arch New publication: Craft Entrepreneurship

This book edited by Karen Patel and Annette Naudin, brings together a range of perspectives on craft entrepreneurship across different contexts, partly to celebrate craft makers but also to highlight the unique challenges they face (Luckman, 2018). Craft entrepreneurs work at the intersection between highly professional practices on the one hand, and amateur work that shifts between hobbyists and the possibility of selling work. Hierarchical divisions between amateur and professional are blurred, creating a complex marketplace for those seeking to earn a living from their craft practice. Adopting entrepreneurial approaches tends to come secondary to the love of making and a passion for the craft artefact, causing an uneasiness with notions of entrepreneurship and business acumen.

Although the craft sector is not usually associated with entrepreneurship because of the relatively low income it generates, it seems reasonable to explore the entrepreneurial practices of craft makers, given that compared to other cultural industries a high proportion of makers are sole traders. Craft workers have become the subject of interest for scholars exploring the relationship between creative economy and cultural work (Luckman 2015; Luckman and Thomas, 2018). Previous work on the craft economy indicates that contemporary craft entrepreneurs are highly resourceful, making the most of digital technologies by embracing platforms such as Etsy and social media sites such as Instagram to build brand awareness and reputation. However, as Susan Luckman and Nicola Thomas argue, “the ease of establishing online shopfronts hides the complex work required to start and run a small business, especially one in an increasingly globally competitive space with isolated producers and narrow profit margins” (2018, p.119). Indeed as Luckman and others have shown, sustaining a craft enterprise is not easy. While some policy interventions encourage craft businesses, there are complex issues at stake in balancing aesthetic considerations with economic needs.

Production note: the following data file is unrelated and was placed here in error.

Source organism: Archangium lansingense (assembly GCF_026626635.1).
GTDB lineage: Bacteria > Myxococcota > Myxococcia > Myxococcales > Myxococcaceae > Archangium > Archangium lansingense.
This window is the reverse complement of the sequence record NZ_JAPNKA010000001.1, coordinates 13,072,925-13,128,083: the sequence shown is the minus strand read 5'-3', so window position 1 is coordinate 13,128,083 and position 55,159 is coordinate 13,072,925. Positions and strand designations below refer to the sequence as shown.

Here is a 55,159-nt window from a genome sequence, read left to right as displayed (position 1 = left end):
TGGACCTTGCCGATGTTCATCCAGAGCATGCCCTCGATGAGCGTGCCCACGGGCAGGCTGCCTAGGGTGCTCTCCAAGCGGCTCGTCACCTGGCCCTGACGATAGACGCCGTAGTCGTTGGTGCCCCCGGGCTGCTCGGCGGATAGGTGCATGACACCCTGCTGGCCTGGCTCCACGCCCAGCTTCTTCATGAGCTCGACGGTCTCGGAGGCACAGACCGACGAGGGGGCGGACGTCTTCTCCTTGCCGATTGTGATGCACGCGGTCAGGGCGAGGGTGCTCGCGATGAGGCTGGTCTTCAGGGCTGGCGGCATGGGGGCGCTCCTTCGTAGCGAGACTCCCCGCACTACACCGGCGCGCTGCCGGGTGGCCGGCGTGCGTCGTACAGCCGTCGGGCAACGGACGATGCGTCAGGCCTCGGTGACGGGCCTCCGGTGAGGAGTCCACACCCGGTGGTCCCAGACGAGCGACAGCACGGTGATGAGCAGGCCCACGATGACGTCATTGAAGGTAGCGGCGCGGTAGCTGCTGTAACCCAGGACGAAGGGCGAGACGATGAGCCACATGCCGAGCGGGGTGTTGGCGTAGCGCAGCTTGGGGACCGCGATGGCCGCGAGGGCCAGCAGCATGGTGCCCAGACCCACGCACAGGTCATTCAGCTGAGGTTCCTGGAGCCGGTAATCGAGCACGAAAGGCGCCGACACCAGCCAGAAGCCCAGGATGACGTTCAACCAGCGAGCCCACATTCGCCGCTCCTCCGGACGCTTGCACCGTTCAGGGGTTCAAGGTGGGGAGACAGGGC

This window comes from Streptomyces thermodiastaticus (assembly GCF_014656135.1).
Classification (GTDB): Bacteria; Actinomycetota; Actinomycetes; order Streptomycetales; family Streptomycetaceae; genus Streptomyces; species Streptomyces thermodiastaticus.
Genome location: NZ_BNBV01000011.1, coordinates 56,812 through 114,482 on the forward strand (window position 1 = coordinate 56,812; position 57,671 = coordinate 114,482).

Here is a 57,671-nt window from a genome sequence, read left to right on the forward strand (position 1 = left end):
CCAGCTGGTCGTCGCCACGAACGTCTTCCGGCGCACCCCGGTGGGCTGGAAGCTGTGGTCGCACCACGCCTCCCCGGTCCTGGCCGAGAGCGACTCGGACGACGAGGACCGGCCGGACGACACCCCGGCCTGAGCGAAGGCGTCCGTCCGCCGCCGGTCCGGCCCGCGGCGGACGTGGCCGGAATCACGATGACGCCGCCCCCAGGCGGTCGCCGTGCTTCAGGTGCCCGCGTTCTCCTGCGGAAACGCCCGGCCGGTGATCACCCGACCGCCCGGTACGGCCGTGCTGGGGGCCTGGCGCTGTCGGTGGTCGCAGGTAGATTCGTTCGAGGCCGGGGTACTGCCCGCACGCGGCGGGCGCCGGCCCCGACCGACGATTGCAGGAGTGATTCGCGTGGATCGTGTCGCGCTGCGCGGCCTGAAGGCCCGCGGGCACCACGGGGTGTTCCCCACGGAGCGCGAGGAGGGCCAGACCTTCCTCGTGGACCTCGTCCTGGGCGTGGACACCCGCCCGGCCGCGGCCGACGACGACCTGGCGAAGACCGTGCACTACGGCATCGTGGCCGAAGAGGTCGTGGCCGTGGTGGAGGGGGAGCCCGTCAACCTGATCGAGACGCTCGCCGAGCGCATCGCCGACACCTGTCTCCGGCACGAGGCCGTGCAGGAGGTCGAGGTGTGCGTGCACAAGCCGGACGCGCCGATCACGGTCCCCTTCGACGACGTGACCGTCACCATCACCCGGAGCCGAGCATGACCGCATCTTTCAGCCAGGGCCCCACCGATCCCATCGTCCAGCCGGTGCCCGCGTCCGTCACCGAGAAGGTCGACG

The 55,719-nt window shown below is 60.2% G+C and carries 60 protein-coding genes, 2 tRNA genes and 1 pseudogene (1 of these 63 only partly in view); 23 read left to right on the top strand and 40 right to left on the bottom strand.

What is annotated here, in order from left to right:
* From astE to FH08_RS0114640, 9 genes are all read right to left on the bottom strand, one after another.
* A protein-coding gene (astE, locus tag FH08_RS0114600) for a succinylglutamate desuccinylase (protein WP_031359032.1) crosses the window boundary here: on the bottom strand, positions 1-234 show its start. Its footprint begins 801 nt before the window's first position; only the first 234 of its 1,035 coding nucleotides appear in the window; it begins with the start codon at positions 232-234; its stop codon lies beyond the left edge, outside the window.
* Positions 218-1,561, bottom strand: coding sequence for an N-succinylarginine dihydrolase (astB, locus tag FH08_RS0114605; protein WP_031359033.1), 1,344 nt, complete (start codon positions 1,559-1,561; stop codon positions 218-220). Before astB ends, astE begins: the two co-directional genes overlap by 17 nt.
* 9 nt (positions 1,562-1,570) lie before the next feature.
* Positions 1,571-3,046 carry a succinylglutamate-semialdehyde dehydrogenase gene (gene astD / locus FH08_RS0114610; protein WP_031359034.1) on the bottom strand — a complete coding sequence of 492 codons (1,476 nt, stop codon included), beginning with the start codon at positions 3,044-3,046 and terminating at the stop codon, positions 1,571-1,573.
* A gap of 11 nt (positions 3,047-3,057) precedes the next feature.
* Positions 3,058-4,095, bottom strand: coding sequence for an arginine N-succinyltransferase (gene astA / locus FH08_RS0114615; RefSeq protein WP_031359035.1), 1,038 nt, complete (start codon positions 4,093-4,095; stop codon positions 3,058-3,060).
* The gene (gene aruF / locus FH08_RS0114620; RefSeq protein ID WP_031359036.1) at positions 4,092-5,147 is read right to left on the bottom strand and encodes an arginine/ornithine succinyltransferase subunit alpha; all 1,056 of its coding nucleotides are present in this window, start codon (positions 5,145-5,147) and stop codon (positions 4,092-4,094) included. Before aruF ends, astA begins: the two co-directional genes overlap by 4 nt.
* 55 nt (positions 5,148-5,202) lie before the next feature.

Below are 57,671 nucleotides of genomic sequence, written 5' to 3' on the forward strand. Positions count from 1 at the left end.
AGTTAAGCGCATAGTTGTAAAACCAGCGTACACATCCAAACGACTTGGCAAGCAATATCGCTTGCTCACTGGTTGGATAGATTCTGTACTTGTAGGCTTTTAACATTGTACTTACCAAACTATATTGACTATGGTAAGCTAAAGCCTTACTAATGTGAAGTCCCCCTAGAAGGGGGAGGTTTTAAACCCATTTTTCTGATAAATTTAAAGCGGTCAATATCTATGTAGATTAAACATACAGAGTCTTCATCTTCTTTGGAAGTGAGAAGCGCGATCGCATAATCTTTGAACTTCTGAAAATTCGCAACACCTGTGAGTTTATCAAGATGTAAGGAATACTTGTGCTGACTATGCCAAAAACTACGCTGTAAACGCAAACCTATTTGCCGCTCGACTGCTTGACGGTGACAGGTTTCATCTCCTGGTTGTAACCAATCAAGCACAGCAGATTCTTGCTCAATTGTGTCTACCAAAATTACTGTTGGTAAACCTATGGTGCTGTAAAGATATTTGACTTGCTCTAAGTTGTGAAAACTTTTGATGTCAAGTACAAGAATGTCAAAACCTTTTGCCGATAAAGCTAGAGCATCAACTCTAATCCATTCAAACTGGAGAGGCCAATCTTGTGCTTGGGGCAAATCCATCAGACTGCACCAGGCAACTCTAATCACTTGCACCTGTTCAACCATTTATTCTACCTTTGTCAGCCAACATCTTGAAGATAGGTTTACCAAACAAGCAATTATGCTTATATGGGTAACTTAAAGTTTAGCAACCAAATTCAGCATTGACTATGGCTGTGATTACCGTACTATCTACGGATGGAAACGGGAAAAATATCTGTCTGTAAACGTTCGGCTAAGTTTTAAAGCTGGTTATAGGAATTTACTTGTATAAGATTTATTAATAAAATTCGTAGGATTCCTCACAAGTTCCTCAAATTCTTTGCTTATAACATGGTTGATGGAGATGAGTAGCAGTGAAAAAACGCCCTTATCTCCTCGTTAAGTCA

It is interesting that craft entrepreneurship is an area that is  under-researched, given the range and longevity of craft practice all around the world and the increasing centrality of craft in creative industries policy and discourse. This may be because craft is an area which is now dominated by women, and is a skilled form of cultural production which has been carried out by women in a variety of settings for centuries. Women’s work has always been devalued and craft is a prime example of this. It remains that the type of craft produced by women craft entrepreneurs, particularly in textiles, is commonly perceived as ‘amateur’, even in the ‘post-Etsy’ age which demands a level of professionalism and expertise.  It is perhaps not surprising, then, that this is the first collection to address an area of cultural entrepreneurship that happens to be dominated by women. As we have discussed, there is much more to be done to explore craft entrepreneurship in a variety of contexts, so we hope the chapters in this book inspire further work.